Journal of comparative physiology

, Volume 119, Issue 2, pp 155–170 | Cite as

The effect of a decrease in salinity on respiration, Osmoregulation and activity in the shore crab,Carcinus maenas (L.) at different acclimation temperatures

  • E. W. Taylor
  • P. J. Butler
  • A. Al-Wassia
Article

Summary

  1. 1.

    The rates of oxygen consumption (\(\dot V_{{\text{O}}_2 } \)) of individual crabs varied with their live mass. Mean\(\dot V_{{\text{O}}_2 } \) increased with acclimation temperature in 100% seawater (Q10 2.36) but not in 50% seawater.

     
  2. 2.

    Exposure to 50% seawater caused a significant increase in\(\dot V_{{\text{O}}_2 } \) to twice the rate in 100% seawater at 10°C. There was no significant increase in\(\dot V_{{\text{O}}_2 } \) on dilution at 18°C (Fig. 5).

     
  3. 3.

    Heart rate, ventilation volume (\(\dot V\)) and a-VO2 content difference were unaffected by dilution. The rise in\(\dot V_{{\text{O}}_2 } \), following dilution at 10°C may, as far as the cardiovascular system is concerned, arise from an increase in cardiac stroke volume.

     
  4. 4.

    Crabs were isosmotic with 100% seawater at 10°C, 14°C and 18°C. In 50% seawater all crabs showed a significant reduction in blood osmolarity, though they maintained the ΔF.p. and Na+ concentration significantly above that of the medium. Crabs acclimated to 10°C maintained a significantly higher blood ΔF.p. and Na+ concentration in 50% seawater than crabs at 18°C (Fig. 6).

     
  5. 5.

    Crabs acclimated to 10°C were significantly more active after exposure to 50% seawater. There was no significant change in activity, following dilution, in crabs at 18°C (Fig. 7).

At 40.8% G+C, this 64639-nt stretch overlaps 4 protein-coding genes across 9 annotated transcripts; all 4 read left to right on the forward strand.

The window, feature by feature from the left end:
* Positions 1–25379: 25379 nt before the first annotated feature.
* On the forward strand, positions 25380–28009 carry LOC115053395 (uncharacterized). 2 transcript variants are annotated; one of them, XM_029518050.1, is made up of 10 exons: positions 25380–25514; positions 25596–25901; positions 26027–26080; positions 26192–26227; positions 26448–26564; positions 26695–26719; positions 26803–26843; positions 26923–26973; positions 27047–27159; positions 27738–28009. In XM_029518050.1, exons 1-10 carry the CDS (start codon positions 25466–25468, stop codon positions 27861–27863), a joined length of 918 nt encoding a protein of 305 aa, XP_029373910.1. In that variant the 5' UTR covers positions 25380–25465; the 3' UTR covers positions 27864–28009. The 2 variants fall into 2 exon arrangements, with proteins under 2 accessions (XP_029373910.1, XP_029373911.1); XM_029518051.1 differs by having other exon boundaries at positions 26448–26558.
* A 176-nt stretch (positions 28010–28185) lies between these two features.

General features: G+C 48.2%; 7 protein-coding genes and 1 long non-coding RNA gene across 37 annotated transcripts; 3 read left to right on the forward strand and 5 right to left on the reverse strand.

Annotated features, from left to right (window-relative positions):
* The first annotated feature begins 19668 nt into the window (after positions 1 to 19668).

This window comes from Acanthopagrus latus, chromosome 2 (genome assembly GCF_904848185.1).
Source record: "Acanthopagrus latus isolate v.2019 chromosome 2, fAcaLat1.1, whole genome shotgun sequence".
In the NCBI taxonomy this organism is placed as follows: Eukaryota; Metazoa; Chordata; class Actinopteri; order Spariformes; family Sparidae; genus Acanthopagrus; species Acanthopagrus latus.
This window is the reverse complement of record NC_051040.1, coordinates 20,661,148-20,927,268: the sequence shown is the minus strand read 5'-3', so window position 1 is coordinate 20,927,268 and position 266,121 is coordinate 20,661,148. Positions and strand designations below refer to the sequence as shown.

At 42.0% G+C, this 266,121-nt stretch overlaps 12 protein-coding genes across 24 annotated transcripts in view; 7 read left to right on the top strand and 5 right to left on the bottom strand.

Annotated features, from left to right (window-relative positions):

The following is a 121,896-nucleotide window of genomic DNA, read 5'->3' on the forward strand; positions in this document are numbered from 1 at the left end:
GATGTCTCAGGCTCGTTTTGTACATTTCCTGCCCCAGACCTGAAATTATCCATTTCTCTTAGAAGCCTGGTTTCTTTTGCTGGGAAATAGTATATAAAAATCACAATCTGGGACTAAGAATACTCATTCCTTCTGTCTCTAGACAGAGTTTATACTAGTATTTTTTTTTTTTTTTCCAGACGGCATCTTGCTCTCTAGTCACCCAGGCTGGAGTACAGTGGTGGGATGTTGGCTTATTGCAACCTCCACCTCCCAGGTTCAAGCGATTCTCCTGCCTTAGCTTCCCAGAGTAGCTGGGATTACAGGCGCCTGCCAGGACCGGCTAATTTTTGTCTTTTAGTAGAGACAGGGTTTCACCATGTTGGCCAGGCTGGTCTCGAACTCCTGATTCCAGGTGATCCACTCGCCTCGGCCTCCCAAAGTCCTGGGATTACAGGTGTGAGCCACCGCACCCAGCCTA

6. 6.

    The variations in\(\dot V_{{\text{O}}_2 } \) with temperature and salinity seem to relate to the measured changes in patterns of osmoregulation and activity. At 10°CCarcinus osmoregulates more effectively than at 18°C and is hyperactive in low salinities, which may represent an avoidance reaction. At 18°C, the summer temperature, the crab tolerates internal dilution and is relatively quiescent.

     

Keywords

Oxygen Heart Rate Respiration Oxygen Consumption Human Physiology 
These keywords were added by machine and not by the authors. This process is experimental and the keywords may be updated as the learning algorithm improves.

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Copyright information

© Springer-Verlag 1977

Authors and Affiliations

  • E. W. Taylor
    • 1
  • P. J. Butler
    • 1
  • A. Al-Wassia
    • 1
  1. 1.Department of Zoology and Comparative PhysiologyUniversity of BirminghamBirminghamU.K.

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